Close To Me ft. Jay Fresh
Raise your hand if you are proud to be a resident of the wonderful state of Colorado, native or not.
This weekend, one of the native music legends is making a return to his home state to take over the ears and hearts of all his fans for two nights. Derek Vincent Smith, better known as Pretty Lights, is heading to Red Rocks this Friday and Saturday to bring his Color Map of the Sun home for a spin.
On Friday, Smith will have special guests Talib Kweli and Blue Sky Black Death while Saturday, some of the talented artists on the PL Music Label will open the show.
One of those amazing artists is the electronic futuristic Supervision. Recently on the heels of releasing his new EP “Telekinetic” in June, Supervision is about to bring the funk, hip-hop and electronic sound to the Rocks. TMN was lucky enough to sit down with the artist and chat to his about his music history, his latest release and his love for hip-hop.
TMN: Today, I have the pleasure of sitting down with SuperVision one of the very talented Electronic/Hip-hop artists on the Pretty Lights label. Thanks for sitting down with us today, where are you writing to us from?
SV: Home sweet Texas. Dallas Tx currently.
TMN: Well let’s start way back from the start when you were just a kid. Was there music in your house as a child? Did either of your parents sing or play instruments?
SV: My parents listened to a lot of classic rock, and blues. Def some soul and disco. My dad played drums as a younger man and worked/managed nightclubs and venues in the south growing up.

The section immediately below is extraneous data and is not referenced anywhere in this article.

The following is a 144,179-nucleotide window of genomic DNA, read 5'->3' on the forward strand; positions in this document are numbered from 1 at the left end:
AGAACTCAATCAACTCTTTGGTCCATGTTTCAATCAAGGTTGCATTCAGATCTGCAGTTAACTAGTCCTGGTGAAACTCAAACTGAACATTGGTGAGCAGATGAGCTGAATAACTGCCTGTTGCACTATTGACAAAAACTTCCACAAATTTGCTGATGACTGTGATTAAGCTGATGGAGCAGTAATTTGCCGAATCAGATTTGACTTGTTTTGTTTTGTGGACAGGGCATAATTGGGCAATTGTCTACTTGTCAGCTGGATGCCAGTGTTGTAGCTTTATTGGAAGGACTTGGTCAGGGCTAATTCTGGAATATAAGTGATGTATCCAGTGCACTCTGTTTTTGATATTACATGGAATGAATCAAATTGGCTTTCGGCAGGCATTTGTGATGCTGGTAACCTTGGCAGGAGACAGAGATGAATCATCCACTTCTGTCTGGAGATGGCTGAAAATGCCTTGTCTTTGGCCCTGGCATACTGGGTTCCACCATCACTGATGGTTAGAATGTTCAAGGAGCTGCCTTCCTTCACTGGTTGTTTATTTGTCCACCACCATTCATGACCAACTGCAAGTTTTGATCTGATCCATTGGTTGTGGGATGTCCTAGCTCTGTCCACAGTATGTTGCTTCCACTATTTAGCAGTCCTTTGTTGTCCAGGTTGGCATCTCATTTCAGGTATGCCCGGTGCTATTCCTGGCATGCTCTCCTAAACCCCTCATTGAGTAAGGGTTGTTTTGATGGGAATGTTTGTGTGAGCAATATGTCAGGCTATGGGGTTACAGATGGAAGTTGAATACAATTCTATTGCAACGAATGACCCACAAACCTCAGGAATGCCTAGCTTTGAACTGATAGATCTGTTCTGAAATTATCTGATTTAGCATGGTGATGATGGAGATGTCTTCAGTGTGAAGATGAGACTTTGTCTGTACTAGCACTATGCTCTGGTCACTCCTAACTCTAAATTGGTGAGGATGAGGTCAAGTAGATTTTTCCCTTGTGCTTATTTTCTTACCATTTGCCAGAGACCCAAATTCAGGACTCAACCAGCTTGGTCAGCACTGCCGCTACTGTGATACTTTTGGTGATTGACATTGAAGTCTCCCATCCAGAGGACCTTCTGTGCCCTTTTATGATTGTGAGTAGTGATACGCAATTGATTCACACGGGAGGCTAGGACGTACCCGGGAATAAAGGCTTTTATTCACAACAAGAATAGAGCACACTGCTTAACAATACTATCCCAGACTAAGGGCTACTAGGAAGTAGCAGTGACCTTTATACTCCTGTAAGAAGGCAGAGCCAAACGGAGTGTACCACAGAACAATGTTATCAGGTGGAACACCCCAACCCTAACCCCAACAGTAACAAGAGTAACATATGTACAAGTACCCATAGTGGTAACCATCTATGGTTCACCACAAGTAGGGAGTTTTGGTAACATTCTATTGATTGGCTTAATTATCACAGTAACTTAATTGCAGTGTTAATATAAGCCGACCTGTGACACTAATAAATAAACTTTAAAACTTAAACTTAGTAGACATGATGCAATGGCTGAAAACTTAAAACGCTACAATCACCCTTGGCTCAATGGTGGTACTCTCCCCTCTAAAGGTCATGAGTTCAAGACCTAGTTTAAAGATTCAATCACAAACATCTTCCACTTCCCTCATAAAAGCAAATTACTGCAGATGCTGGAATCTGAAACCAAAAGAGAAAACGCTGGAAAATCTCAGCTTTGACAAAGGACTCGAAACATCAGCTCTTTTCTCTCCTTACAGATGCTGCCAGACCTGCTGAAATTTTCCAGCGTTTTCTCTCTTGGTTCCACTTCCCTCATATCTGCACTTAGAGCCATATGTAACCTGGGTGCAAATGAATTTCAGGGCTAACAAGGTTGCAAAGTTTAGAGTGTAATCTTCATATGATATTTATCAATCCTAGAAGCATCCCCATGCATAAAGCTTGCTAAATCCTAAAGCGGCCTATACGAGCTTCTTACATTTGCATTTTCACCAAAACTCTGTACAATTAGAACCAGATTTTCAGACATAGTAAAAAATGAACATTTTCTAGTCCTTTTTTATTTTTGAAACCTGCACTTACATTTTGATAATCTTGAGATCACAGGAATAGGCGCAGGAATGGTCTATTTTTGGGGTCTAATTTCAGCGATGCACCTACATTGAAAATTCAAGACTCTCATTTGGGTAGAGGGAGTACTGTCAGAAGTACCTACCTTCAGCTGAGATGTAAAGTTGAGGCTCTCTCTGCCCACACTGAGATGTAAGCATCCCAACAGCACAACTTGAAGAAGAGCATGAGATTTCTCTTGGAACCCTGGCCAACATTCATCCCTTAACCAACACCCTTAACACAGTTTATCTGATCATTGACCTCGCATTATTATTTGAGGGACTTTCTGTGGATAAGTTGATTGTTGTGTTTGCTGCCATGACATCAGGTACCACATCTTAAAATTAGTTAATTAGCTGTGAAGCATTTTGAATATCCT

TMN: And what about for you, did you have any musical background?
SV: I played sax in 6th grade. I Managed to be top 3 in chair most weeks but # 1 and 2 practiced while I did not. Later I learned to make a turntable an instrument with turntablism and practiced religiously. I guess because school made me pick something and djing was by choice.
TMN: One of the great things about your music is that you gather a lot of the sounds from electronic hip-hop of the late 80’s early 90’s. Was that music you were drawn to when you were younger and do you remember when was the first time you actually heard that type of sound?
SV: When I was 9 my uncle had just moved to New York and when he came back to visit, he brought back De La Soul, Tribe Called Quest, and The Pharcyde. They remain my favorite hip hop groups of all time to this day. He gets a bulk of the credit for me developing the taste in music I have. Good hip hop and good hip hop beats are my foundations. I consider myself a hip hop dj. We will play any genre if it’s dope. We know how to cut and work a vinyl.
TMN: Now the other thing I noticed when reading about you, you have had 16 years of experience on turntables, 16 years that is crazy amazing! Can you tell us what inspired you to first get on the turntables and what continues to inspire you today to keep making crazy beats on the turntables?
SV: I had a friend who when I was 15 that was a house mucis dj who played in the local rave scene. Not long after I got my first pair of turntables. We went to this place called the Decibel in Dallas which was total warehouse style rave. Apparently the end of the scene because not long after it was over and raves were no more. This was my introduction to djing but within a few years some crucial things happened for me. I heard dj Shadow who to this day is my favorite artist of all time and my biggest influence. I also saw the documentary called “Scratch”. This was in 2001 when I was 18. There is something about a turntable that is holy to me. Holy in a way controllers are not. You can learn how to use controllers and be djing out in weeks. No one on the planet can go use turntablism and learn how to dj out in a few weeks. Any good scratch dj/turntablist has logged significantly more hours than the cats on controllers in the scene today. Bottom line it’s the real jedi master way. I like controllers too and I use some but I mix with turntables.